Operations-Trail Building and Maintenance

The Maintenance Committee is responsible for managing the maintenance the approximately 425-450 miles of trail for which CMC has accepted responsibility, and for building new trail as required. The total mileage may vary based on our negotiated agreements.

CMC has responsibility for:

·      93 miles of the A.T., .   Our responsibility for maintaining this trail is defined in the MOU we signed with Appalachian Trail Conservancy in 1998 http://www.carolinamountainclub.org/index.cfm/do/pages.view/id/342/page/Maintenance-Agreements.

·      142 miles of the MST, .  Our portion of the MST traverses land owned by the BRP, NC State Parks, PRD, the Nantahala Ranger District and The Nature Conservancy. We have agreements with three of these landowners defining our responsibilities and are in negotiations with the Nantahala Ranger District.  An agreement with NC State Parks is planned.

·      175 miles of trail in Pisgah Ranger District (PRD) see http://carolinamountainclub.org/data/Pisgah and Appalachian District Maintainers.pdf

·      25-50 miles of trail in Appalachian Ranger District (ARD).  The specific assignment of trails to the CMC will be defined in the agreement currently being negotiated with the District.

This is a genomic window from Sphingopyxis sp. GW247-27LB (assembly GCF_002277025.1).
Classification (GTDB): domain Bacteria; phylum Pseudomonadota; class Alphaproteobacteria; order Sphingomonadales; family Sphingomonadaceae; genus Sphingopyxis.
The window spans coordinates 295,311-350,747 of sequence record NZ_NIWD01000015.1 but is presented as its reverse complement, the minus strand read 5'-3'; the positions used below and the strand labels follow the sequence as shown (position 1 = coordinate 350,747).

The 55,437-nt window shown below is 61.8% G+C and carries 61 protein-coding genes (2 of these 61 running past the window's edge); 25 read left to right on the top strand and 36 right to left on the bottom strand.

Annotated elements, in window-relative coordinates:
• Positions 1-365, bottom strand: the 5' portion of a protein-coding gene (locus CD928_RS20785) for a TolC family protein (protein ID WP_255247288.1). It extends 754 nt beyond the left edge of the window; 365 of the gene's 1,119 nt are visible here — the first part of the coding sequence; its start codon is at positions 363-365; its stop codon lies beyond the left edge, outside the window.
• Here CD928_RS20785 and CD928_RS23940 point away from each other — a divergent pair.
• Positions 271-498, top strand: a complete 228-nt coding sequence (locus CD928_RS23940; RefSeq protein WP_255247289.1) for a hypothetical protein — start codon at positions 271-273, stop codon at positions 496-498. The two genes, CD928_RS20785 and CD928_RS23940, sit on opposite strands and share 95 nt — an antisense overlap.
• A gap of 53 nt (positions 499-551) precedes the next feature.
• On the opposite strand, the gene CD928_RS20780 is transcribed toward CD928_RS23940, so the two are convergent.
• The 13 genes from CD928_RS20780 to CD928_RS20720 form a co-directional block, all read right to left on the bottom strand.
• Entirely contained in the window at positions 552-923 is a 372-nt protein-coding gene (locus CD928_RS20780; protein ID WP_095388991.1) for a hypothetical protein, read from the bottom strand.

During hunting season or in the winter, when maintenance on the trails listed above is either unadvisable or impossible, CMC also maintains trail in the

·      Carl Sandberg National Historic Site in Flat Rock;

·      Green River Game Lands near Hendersonville;

·      Johnson Farm, a historic farm owned by the Henderson County School system; and

·      Kellogg Center, a conference center owned by University of North Carolina-Asheville.

In addition, the CMC provides trail building and trail maintenance on selected lands where the CMLC has oversight.  (Florence Tract and Bearwallow Mountain)  CMC has an agreement with the CMLC covering building the Bearwallow Mountain trails but has no agreement to maintain trails overseen by the CMLC.

When requested and when crew time is available, CMC crews will maintain and/or build trails for other public organizations.


In addition to building and maintaining trails, the Maintenance Committee is responsible for: